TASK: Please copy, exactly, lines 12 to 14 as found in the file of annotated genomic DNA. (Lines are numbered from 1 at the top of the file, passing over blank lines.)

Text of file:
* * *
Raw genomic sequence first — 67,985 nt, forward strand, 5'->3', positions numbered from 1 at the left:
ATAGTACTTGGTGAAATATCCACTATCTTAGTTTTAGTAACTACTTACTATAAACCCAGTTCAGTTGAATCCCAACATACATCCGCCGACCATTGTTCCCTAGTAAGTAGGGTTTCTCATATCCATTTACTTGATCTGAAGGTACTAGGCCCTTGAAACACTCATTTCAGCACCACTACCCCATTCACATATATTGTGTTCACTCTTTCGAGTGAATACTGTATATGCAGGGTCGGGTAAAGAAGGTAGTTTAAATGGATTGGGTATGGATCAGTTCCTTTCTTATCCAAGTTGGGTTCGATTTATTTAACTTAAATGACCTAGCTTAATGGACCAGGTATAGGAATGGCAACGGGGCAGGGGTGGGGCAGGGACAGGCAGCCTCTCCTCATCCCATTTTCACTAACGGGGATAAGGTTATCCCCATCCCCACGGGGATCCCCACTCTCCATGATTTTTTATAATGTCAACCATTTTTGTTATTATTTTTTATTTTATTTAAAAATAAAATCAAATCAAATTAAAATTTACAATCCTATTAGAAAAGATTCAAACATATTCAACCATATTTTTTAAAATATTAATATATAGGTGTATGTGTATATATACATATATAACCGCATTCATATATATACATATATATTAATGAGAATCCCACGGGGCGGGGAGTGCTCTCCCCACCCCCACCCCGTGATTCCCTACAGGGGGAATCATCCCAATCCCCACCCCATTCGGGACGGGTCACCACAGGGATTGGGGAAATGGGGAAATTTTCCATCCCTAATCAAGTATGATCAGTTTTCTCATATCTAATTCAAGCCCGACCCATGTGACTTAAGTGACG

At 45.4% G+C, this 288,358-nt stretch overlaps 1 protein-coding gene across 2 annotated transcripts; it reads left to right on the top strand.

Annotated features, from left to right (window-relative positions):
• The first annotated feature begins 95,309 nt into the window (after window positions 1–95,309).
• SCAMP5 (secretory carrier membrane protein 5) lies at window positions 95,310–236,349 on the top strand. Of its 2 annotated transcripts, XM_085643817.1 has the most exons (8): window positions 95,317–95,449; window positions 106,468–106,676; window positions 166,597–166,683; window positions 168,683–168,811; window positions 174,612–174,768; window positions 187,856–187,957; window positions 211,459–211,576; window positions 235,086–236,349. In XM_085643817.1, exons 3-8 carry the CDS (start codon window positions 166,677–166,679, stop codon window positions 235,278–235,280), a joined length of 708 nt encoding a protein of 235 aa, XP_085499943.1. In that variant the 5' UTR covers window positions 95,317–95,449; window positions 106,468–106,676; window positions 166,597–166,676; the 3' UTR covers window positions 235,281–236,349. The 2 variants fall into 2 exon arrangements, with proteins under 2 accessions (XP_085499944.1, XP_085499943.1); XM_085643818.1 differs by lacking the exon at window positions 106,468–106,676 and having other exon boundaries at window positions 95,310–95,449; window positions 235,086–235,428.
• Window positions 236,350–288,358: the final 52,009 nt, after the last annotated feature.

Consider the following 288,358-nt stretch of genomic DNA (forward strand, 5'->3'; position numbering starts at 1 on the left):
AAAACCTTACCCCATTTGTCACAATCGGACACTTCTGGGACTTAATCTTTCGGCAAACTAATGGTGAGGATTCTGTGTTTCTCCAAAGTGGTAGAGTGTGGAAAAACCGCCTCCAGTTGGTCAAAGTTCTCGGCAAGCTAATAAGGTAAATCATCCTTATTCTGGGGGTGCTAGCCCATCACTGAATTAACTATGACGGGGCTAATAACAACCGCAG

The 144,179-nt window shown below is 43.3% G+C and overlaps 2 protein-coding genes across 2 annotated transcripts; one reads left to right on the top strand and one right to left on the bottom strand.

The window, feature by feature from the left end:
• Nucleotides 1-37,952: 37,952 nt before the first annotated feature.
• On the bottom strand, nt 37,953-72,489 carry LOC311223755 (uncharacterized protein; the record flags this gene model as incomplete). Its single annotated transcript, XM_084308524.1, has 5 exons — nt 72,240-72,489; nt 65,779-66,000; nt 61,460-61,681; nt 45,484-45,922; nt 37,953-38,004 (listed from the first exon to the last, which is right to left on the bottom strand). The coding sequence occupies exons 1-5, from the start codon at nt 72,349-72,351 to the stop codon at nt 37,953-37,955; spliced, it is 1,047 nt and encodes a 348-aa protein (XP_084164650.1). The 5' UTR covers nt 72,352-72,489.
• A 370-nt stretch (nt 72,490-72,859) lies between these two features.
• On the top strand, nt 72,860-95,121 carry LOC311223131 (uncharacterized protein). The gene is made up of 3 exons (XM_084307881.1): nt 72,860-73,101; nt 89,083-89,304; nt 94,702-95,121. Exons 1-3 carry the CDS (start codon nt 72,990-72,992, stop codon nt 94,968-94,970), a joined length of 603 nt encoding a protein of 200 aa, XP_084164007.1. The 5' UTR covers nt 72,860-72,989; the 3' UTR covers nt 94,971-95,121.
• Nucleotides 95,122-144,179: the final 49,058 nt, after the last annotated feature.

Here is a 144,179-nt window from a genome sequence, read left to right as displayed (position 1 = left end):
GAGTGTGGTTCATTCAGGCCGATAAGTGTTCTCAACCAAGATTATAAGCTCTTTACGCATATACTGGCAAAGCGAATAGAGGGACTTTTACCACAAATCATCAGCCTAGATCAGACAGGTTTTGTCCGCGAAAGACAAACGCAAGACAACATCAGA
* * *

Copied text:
• Nucleotides 1-37,952: 37,952 nt before the first annotated feature.
• On the bottom strand, nt 37,953-72,489 carry LOC311223755 (uncharacterized protein; the record flags this gene model as incomplete). Its single annotated transcript, XM_084308524.1, has 5 exons — nt 72,240-72,489; nt 65,779-66,000; nt 61,460-61,681; nt 45,484-45,922; nt 37,953-38,004 (listed from the first exon to the last, which is right to left on the bottom strand). The coding sequence occupies exons 1-5, from the start codon at nt 72,349-72,351 to the stop codon at nt 37,953-37,955; spliced, it is 1,047 nt and encodes a 348-aa protein (XP_084164650.1). The 5' UTR covers nt 72,352-72,489.
• A 370-nt stretch (nt 72,490-72,859) lies between these two features.